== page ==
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Black Women’s Narratives of NHS Work-Based Learning: An Ethnodrama

The Difference between Rhetoric and Lived Experience

Peggy Warren

This is an eight-scene drama portraying black women reliving their journey through higher education and work-based learning. Black women’s voices are the focus, reflecting on the complexities and dynamics of institutional power, professional exploitation, silencing, subordination and non-transformative education. A black feminist standpoint theoretical approach with an autoethnographic presentation invites the reader into the camaraderie, emotions, tears and laughter of a cohort of mature black healthcare workers engaging in a foundation degree with a promise of promotion. The author captures the voices of the women, weaves in her own account and sets the stories in fictional locations. Using cultural sayings, black philosophy and black music in a creative way, this work offers a platform from which to start discussions on black women’s labour in the NHS.

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I would like to acknowledge God, who purposes each of his creation, who I choose to align with as I strive to make my small ‘world’ a little fairer than it was when I joined it.

To the ten amazingly courageous and resilient Black women whose stories made this book possible, I salute you! I am indebted to you for your willingness to share, baring so many of your experiences that had never been told. You made this book possible. My hope is that your experiences of pain, disappointment and injustices, as well as your accounts of overcoming, your pride and your resilience, will contribute to more positive educational experiences for future generations of Black people working in the NHS.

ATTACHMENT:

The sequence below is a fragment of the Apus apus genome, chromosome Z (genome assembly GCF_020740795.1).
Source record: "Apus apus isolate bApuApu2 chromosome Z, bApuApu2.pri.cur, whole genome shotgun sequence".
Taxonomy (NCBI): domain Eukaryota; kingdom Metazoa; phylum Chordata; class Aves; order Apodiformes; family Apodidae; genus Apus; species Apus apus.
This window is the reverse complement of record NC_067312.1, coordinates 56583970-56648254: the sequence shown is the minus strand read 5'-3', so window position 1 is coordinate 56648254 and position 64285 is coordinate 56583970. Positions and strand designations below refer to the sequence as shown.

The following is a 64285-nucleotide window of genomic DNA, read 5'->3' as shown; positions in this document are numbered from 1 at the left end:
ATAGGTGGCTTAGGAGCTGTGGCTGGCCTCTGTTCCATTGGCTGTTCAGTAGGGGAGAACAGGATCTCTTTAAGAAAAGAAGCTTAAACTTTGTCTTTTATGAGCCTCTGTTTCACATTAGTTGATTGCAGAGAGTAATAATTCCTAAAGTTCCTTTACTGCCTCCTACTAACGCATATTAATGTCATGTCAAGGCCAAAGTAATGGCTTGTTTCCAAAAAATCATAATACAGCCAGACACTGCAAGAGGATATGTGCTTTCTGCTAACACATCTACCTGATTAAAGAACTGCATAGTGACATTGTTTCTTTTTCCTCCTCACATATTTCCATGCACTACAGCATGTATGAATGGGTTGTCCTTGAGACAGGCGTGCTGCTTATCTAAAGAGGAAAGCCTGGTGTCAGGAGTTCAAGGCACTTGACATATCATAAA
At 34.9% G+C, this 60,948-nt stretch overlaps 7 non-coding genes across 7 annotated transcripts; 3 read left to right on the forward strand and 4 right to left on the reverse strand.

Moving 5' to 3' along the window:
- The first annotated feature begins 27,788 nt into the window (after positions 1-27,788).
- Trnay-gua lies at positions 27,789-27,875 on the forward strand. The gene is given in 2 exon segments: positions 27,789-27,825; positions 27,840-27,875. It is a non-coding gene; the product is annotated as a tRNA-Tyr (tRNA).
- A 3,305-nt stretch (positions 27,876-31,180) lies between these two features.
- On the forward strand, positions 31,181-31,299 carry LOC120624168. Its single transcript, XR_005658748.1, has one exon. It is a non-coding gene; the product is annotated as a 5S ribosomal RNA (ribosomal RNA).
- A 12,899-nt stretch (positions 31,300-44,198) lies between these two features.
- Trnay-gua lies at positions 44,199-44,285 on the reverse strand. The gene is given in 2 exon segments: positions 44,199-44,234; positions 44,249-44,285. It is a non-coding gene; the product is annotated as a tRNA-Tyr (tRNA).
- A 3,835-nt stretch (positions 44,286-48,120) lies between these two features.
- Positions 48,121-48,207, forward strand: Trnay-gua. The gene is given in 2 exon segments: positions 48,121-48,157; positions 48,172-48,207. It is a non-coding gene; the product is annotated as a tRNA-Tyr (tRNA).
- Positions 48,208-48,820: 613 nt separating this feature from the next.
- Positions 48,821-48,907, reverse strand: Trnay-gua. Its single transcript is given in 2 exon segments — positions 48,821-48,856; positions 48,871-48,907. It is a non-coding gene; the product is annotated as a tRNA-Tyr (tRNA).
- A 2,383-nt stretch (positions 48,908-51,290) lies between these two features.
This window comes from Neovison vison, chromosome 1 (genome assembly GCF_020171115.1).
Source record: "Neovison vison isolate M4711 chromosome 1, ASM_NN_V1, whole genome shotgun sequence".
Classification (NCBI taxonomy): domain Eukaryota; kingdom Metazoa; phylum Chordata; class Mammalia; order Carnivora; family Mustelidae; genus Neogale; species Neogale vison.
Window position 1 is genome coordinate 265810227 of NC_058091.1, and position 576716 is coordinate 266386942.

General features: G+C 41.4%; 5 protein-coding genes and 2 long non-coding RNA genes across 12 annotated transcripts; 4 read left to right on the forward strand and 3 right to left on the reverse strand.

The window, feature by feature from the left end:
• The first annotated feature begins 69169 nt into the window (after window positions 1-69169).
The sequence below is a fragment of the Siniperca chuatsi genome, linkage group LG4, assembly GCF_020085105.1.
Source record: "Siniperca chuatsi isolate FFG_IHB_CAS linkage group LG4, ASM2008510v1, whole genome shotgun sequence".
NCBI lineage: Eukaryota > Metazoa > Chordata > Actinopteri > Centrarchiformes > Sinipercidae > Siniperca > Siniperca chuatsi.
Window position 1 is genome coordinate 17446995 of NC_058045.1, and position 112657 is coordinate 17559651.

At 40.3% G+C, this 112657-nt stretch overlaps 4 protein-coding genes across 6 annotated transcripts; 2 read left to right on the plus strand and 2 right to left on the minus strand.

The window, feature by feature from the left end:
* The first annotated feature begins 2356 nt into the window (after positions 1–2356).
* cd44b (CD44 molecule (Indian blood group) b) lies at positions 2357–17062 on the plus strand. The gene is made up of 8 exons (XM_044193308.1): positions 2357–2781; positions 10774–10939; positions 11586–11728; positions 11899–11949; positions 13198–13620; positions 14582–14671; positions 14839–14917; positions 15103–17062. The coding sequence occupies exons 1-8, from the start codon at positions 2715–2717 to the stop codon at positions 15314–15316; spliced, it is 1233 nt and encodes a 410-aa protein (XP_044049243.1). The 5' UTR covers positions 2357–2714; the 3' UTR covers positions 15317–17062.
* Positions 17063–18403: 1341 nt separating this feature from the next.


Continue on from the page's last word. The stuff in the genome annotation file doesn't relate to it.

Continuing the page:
L. A. Lawson, my superbly broadminded sounding block, thank you for the multiple hours you invested in listening, as I tested out my private thoughts before I ‘outed’ them on paper. You are a dependable friend and I appreciate you.

Dr Eden Charles, thank you for taking time out of your incredibly busy schedule to read this book and write the foreword. From our very first conversation, you told me you believed in me and I’m totally humbled by your support for this book. You are truly inspirational.

Thanks to Professor Alex Kendall and the late Professor Joyce Canaan, who supported and encouraged me to take risks and write in a way that was true to me.


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